By Sonia Farid
Cairo, Egypt. The frenzy that precedes the advent of the holy month makes you think the country is on the brink of war and every single citizen needs to stock up on all kinds of foodstuffs before going down to the trench.
Cleansing the soul and purifying the body, let alone feeling for the poor and learning to curb worldly pleasures, seem like clichés that recede to the background as an obsession with how gourmet the much-coveted meal can be takes over.
The bombardment with T.V. shows from the moment the first morsel finds its way to your palate till it is time to abstain anew at the crack of dawn hardly leaves a free half hour for reflecting on the wisdom inherent in the most revered yet most misunderstood ritual amongst the one billion plus nation.
The mobilization of negative emotions and belligerent actions with the first signs of a dry throat or a groaning tummy and till the sundown call for prayer announces a relative return to normalcy heralds the death of an all-out disavowal initiating in the spirit before the body.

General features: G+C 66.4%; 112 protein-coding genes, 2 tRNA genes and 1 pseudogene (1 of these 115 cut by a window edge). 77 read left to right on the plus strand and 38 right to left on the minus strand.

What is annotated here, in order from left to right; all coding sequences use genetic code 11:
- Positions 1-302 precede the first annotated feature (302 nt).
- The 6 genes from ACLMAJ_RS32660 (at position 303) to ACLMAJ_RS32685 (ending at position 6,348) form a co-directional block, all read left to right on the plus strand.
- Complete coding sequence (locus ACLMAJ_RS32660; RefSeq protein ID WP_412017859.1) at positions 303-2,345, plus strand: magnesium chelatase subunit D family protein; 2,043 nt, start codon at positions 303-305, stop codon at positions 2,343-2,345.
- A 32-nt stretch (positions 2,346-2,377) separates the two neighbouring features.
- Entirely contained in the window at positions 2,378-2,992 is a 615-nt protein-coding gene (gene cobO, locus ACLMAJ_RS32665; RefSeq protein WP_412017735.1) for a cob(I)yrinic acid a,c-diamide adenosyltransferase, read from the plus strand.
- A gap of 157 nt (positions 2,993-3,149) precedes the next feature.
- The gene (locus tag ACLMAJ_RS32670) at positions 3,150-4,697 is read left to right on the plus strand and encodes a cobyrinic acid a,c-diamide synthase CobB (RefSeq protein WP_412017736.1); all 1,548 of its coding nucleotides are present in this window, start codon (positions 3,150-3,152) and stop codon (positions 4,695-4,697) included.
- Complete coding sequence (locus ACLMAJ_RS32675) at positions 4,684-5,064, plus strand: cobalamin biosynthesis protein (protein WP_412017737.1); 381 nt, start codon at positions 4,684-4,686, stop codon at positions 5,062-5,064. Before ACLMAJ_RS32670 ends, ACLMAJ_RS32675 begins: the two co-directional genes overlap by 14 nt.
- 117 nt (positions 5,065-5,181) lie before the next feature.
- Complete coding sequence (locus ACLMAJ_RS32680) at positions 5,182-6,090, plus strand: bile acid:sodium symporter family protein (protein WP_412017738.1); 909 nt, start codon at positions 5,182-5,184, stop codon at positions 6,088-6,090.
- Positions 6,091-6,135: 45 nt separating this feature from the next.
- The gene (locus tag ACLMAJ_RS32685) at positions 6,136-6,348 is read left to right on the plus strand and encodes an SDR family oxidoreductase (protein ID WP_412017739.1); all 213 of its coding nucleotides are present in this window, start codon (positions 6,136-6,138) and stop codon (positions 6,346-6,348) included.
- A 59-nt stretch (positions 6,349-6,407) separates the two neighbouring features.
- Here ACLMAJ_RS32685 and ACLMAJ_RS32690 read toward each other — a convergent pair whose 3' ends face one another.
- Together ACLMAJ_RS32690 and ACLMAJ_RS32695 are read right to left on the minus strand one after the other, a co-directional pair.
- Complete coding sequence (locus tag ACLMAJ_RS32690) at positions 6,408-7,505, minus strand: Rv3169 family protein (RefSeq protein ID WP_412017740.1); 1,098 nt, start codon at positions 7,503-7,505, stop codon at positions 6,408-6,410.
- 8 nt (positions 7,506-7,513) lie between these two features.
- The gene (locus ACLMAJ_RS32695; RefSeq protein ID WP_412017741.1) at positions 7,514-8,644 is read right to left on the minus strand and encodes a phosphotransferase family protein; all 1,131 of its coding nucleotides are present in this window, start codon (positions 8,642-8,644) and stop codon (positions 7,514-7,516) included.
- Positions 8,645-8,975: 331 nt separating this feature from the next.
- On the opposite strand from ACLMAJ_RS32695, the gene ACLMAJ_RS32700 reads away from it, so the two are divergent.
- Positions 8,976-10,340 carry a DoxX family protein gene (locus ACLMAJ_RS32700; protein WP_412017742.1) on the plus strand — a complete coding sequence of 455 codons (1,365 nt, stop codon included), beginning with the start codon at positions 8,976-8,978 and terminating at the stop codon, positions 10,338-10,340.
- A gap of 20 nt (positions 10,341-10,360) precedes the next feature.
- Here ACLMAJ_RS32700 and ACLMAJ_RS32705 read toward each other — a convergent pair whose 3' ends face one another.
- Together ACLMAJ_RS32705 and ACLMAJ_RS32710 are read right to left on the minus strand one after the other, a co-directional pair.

The earthly gnaws at the celestial as the frying pan unseats the candle-lit lantern and the sound of chewing drowns the murmur of prayer. Stuff the body to the brim and starve the soul to the death, says the anthem of a people seeking the eternal heaven they have been promised on the transient earth they will eventually part with.
Ask them why they fast and you get a shrug for an answer. Ask me why I don’t and I will tell you to see the above. As a secular living in a country that managed to create its own peculiar version of spirituality that blends Western consumerism with Wahabi extremism, I feel thankful at times that I do not have to join the fateful slide into this one-way abyss.
At other times I contemplate the comfort of being part of the whole and I wonder what would have happened had I been a practicing Muslim. Unfortunately, the yearning for conformity shyly recedes as the fear of contagiousness forcefully attacks and I stay tucked in that safe haven in which I have settled for ages and through which I try to preserve whatever little is left of a world I have no hope of reclaiming!